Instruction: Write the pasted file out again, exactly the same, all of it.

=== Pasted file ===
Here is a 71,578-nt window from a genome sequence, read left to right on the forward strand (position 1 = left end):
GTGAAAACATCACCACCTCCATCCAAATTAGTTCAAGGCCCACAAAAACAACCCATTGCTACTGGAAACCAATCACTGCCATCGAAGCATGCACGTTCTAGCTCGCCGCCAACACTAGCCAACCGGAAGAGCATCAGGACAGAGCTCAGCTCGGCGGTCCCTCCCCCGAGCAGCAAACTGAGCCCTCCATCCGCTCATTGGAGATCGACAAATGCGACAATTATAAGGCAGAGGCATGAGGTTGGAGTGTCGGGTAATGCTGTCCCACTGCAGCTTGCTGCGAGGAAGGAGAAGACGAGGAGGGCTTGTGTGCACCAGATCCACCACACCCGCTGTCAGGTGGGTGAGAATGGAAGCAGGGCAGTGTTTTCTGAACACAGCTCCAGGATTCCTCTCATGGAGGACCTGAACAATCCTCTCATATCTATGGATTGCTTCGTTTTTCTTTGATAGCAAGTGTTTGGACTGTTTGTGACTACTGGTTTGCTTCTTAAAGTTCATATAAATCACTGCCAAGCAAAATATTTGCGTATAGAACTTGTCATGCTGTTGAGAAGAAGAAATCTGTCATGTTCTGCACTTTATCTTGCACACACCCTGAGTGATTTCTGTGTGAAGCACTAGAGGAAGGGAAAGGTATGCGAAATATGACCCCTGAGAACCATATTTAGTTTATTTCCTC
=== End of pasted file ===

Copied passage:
Here is a 71,578-nt window from a genome sequence, read left to right on the forward strand (position 1 = left end):
GTGAAAACATCACCACCTCCATCCAAATTAGTTCAAGGCCCACAAAAACAACCCATTGCTACTGGAAACCAATCACTGCCATCGAAGCATGCACGTTCTAGCTCGCCGCCAACACTAGCCAACCGGAAGAGCATCAGGACAGAGCTCAGCTCGGCGGTCCCTCCCCCGAGCAGCAAACTGAGCCCTCCATCCGCTCATTGGAGATCGACAAATGCGACAATTATAAGGCAGAGGCATGAGGTTGGAGTGTCGGGTAATGCTGTCCCACTGCAGCTTGCTGCGAGGAAGGAGAAGACGAGGAGGGCTTGTGTGCACCAGATCCACCACACCCGCTGTCAGGTGGGTGAGAATGGAAGCAGGGCAGTGTTTTCTGAACACAGCTCCAGGATTCCTCTCATGGAGGACCTGAACAATCCTCTCATATCTATGGATTGCTTCGTTTTTCTTTGATAGCAAGTGTTTGGACTGTTTGTGACTACTGGTTTGCTTCTTAAAGTTCATATAAATCACTGCCAAGCAAAATATTTGCGTATAGAACTTGTCATGCTGTTGAGAAGAAGAAATCTGTCATGTTCTGCACTTTATCTTGCACACACCCTGAGTGATTTCTGTGTGAAGCACTAGAGGAAGGGAAAGGTATGCGAAATATGACCCCTGAGAACCATATTTAGTTTATTTCCTC